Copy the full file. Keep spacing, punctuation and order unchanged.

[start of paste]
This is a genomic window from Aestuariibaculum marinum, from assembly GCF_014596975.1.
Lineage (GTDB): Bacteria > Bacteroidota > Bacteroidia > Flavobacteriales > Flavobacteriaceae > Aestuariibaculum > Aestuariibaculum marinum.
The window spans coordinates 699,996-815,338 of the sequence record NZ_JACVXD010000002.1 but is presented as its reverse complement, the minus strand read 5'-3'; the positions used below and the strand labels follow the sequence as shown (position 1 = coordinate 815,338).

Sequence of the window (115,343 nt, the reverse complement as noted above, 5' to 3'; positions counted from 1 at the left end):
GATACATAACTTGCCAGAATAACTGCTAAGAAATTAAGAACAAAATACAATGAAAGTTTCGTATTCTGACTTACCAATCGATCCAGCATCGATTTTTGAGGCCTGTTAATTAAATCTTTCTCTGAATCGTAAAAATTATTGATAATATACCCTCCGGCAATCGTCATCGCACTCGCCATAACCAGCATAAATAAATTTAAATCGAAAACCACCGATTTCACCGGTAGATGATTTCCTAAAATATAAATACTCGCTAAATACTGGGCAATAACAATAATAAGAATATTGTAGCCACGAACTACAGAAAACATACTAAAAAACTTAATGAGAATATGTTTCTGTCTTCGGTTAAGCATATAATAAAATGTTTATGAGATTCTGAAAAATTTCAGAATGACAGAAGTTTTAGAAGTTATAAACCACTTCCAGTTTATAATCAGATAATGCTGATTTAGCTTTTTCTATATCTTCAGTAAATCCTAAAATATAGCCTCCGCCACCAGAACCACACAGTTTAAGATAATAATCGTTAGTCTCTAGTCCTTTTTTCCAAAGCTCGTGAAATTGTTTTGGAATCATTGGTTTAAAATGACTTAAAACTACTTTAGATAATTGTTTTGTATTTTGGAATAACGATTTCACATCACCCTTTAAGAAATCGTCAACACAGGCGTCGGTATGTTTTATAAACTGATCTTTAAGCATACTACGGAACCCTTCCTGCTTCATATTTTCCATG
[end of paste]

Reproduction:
This is a genomic window from Aestuariibaculum marinum, from assembly GCF_014596975.1.
Lineage (GTDB): Bacteria > Bacteroidota > Bacteroidia > Flavobacteriales > Flavobacteriaceae > Aestuariibaculum > Aestuariibaculum marinum.
The window spans coordinates 699,996-815,338 of the sequence record NZ_JACVXD010000002.1 but is presented as its reverse complement, the minus strand read 5'-3'; the positions used below and the strand labels follow the sequence as shown (position 1 = coordinate 815,338).

Sequence of the window (115,343 nt, the reverse complement as noted above, 5' to 3'; positions counted from 1 at the left end):
GATACATAACTTGCCAGAATAACTGCTAAGAAATTAAGAACAAAATACAATGAAAGTTTCGTATTCTGACTTACCAATCGATCCAGCATCGATTTTTGAGGCCTGTTAATTAAATCTTTCTCTGAATCGTAAAAATTATTGATAATATACCCTCCGGCAATCGTCATCGCACTCGCCATAACCAGCATAAATAAATTTAAATCGAAAACCACCGATTTCACCGGTAGATGATTTCCTAAAATATAAATACTCGCTAAATACTGGGCAATAACAATAATAAGAATATTGTAGCCACGAACTACAGAAAACATACTAAAAAACTTAATGAGAATATGTTTCTGTCTTCGGTTAAGCATATAATAAAATGTTTATGAGATTCTGAAAAATTTCAGAATGACAGAAGTTTTAGAAGTTATAAACCACTTCCAGTTTATAATCAGATAATGCTGATTTAGCTTTTTCTATATCTTCAGTAAATCCTAAAATATAGCCTCCGCCACCAGAACCACACAGTTTAAGATAATAATCGTTAGTCTCTAGTCCTTTTTTCCAAAGCTCGTGAAATTGTTTTGGAATCATTGGTTTAAAATGACTTAAAACTACTTTAGATAATTGTTTTGTATTTTGGAATAACGATTTCACATCACCCTTTAAGAAATCGTCAACACAGGCGTCGGTATGTTTTATAAACTGATCTTTAAGCATACTACGGAACCCTTCCTGCTTCATATTTTCCATG